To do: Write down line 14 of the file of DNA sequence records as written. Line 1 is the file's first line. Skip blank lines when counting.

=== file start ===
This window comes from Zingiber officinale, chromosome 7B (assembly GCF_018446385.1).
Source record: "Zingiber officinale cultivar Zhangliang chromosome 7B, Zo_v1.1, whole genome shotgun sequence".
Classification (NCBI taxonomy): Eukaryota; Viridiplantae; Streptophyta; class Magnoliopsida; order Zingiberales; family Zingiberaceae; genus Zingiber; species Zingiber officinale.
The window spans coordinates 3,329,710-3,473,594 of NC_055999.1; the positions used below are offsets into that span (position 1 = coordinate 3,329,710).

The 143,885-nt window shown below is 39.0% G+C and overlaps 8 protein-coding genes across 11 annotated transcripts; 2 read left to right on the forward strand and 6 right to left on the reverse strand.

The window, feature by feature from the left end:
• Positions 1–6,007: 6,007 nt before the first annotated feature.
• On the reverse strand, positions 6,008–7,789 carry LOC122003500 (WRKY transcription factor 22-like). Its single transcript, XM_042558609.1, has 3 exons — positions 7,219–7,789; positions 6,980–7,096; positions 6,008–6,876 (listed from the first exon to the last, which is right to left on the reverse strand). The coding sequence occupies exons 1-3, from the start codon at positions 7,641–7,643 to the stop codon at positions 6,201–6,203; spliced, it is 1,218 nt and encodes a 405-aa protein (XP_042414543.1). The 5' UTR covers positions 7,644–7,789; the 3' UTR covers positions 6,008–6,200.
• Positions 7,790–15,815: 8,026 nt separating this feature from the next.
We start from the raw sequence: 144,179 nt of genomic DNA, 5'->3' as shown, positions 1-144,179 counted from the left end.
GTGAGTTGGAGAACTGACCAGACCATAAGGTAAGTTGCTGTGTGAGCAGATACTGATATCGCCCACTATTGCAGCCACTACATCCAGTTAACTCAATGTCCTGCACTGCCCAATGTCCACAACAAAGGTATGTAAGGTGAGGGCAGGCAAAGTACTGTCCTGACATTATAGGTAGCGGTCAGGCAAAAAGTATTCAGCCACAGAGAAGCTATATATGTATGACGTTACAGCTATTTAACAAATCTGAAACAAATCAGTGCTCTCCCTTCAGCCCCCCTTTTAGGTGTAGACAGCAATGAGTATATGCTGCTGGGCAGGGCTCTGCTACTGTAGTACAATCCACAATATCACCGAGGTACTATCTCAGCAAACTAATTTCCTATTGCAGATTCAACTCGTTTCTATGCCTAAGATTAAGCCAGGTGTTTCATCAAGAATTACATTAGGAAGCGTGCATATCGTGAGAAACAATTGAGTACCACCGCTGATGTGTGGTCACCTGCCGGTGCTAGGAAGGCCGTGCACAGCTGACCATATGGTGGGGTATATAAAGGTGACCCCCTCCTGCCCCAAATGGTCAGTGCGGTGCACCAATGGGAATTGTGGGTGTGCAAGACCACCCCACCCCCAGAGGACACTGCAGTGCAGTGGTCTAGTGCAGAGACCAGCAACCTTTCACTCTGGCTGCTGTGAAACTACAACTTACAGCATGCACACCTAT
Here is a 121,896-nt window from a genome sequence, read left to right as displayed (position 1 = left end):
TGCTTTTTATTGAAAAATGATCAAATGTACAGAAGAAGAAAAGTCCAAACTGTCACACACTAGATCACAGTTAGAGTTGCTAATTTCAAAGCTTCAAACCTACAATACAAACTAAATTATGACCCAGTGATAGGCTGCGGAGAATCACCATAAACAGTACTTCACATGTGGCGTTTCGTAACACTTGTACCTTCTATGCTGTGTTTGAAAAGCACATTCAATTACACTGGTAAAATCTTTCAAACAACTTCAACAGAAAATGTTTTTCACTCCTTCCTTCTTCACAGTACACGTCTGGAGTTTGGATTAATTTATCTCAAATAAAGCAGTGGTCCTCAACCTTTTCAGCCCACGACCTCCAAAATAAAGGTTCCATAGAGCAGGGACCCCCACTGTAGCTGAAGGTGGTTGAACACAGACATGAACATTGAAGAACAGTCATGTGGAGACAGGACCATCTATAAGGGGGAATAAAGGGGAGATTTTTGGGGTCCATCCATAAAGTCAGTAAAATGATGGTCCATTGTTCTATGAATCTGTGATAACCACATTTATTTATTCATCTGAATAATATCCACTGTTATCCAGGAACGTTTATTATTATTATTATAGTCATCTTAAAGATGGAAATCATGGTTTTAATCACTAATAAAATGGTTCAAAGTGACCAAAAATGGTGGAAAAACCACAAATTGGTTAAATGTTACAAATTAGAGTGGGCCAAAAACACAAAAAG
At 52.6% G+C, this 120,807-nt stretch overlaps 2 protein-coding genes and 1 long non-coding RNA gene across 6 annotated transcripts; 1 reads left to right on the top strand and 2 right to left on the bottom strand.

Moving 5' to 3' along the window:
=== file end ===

At 52.6% G+C, this 120,807-nt stretch overlaps 2 protein-coding genes and 1 long non-coding RNA gene across 6 annotated transcripts; 1 reads left to right on the top strand and 2 right to left on the bottom strand.